Tobin reaches the bottom of the hill at noon on the 24th, just as the sun frees itself from behind the clouds for the first time in three days. He and Brutus make the climb slowly, basking in the sudden warmth.
An old man is hanging clothes on a line beside the decrepit front porch. Tobin speaks from behind him:
His grandfather turns and squints through the sunlight. Tobin sees that the days the old man has spent on this hill have weathered him harder than he could have imagined.
–Tobin, his grandfather whispers, in gentle awe. –Tobin.
In no time he has begun to mist about the eyes helplessly. He steps forward and embraces Tobin tightly, as tight as Tobin has ever been held.
–I thought I'd never see you again, boy, says Jonah Millane. He releases Tobin just long enough to wipe the tears from his yellowed eyes. –Where's Rospo? he asks.
–We split up for a while, Tobin tells him. –I'm meeting him further north.
Jonah nods in approval, unable to stop smiling, a man just released from years of solitary confinement atop this hill.
–Come on in, he invites.
In the kitchen, Jonah prepares their tea.
–How are things? Tobin asks hesitantly.
Jonah dips an old bag delicately into two chipped cups. –You can see for yourself, he says, attempting to sound lighthearted. But seeing Tobin's pained reaction, he must soften even more.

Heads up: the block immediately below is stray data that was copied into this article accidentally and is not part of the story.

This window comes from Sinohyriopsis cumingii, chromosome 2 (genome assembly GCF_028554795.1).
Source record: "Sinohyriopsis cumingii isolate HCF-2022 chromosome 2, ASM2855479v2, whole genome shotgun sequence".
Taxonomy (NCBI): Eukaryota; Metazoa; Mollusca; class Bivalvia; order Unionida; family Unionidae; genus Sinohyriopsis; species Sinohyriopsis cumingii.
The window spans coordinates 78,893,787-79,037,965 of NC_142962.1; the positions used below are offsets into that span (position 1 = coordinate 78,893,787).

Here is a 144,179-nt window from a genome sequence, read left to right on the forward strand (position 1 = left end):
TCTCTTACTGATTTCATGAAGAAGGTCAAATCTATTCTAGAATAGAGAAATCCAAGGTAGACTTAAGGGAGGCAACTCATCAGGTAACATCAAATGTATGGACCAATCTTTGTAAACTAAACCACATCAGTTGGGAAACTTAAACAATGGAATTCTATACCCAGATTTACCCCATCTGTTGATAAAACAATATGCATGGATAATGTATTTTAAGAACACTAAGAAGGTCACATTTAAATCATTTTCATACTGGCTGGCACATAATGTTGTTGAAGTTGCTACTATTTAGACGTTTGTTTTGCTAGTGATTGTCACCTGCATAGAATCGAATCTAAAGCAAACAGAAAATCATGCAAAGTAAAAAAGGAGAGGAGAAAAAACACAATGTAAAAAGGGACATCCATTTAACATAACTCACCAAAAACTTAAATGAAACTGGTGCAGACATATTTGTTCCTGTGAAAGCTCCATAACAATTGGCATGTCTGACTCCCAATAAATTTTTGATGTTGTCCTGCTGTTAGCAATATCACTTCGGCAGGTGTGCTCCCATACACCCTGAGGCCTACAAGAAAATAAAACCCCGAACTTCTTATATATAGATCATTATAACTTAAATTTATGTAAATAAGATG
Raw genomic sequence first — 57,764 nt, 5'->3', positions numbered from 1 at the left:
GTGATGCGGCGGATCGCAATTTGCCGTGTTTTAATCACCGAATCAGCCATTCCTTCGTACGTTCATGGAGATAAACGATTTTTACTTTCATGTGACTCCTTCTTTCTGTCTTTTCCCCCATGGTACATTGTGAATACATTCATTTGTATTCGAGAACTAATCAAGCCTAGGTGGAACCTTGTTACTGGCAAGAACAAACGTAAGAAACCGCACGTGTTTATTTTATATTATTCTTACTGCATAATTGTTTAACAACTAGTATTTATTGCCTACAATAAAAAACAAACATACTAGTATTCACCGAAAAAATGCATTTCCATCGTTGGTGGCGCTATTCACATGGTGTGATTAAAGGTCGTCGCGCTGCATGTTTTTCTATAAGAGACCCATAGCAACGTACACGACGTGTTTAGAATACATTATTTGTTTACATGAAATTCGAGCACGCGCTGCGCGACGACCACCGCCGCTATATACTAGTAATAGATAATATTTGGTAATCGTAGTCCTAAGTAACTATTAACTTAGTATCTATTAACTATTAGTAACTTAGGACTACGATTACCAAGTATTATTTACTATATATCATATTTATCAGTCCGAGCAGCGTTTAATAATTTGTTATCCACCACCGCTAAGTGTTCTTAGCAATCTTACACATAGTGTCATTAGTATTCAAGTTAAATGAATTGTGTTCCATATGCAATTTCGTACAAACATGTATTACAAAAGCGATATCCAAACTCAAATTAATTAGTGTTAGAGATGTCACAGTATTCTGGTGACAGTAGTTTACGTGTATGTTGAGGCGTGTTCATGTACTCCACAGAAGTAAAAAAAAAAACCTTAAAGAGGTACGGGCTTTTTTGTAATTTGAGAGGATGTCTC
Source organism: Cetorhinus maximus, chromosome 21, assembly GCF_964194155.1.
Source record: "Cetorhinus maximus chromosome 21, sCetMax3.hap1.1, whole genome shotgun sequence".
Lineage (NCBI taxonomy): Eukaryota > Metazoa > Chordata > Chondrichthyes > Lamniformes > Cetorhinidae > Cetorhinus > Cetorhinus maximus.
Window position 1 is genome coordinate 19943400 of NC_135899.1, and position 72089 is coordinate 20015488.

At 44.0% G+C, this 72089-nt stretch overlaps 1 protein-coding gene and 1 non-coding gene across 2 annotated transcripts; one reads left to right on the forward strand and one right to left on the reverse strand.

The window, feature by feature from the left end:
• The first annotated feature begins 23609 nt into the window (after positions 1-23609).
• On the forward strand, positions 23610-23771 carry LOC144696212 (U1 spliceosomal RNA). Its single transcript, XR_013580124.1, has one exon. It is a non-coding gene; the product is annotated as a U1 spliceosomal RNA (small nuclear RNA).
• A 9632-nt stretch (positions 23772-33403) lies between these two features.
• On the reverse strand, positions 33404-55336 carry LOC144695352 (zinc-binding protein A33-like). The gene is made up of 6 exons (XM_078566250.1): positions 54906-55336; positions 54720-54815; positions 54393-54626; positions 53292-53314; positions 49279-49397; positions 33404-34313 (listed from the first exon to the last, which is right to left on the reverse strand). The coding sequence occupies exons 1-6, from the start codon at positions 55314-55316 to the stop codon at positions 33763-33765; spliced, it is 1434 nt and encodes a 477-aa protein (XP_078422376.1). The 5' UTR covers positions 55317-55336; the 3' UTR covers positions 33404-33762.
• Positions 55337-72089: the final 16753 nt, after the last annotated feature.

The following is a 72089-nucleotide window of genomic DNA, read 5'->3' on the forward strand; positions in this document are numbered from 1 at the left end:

–It's all right, though, he adds. –No blame. No blame.
Tobin takes his cup and stares into its muddy contents, standing at the doorway.
–I'm a wanted man now, Jonah, he says.
–I know, Jonah answers. –Was it an accident?
–Sort of, Tobin says, staring at the fields beyond through a dirty window.
Jonah sighs. –James True, Tobin, was the most corrupt man in Kansas. Even the marshal knows that. He won't be missed.
–It doesn't matter. I killed him. I'll hang for it.
–Where will you go? Jonah asks.
–North is the only way I can go, Tobin says distantly. –But I think I'll be found before I could get to the Canadian border. The law's not the only thing looking for me.
–I heard about Dick O'Daniel. Did you know who he was before you got mixed up with him?
Tobin shakes his head, again and again, slowly. –I was never mixed up with him. It was....chance.
Jonah nods in understanding.
–Tell me what happened, he says.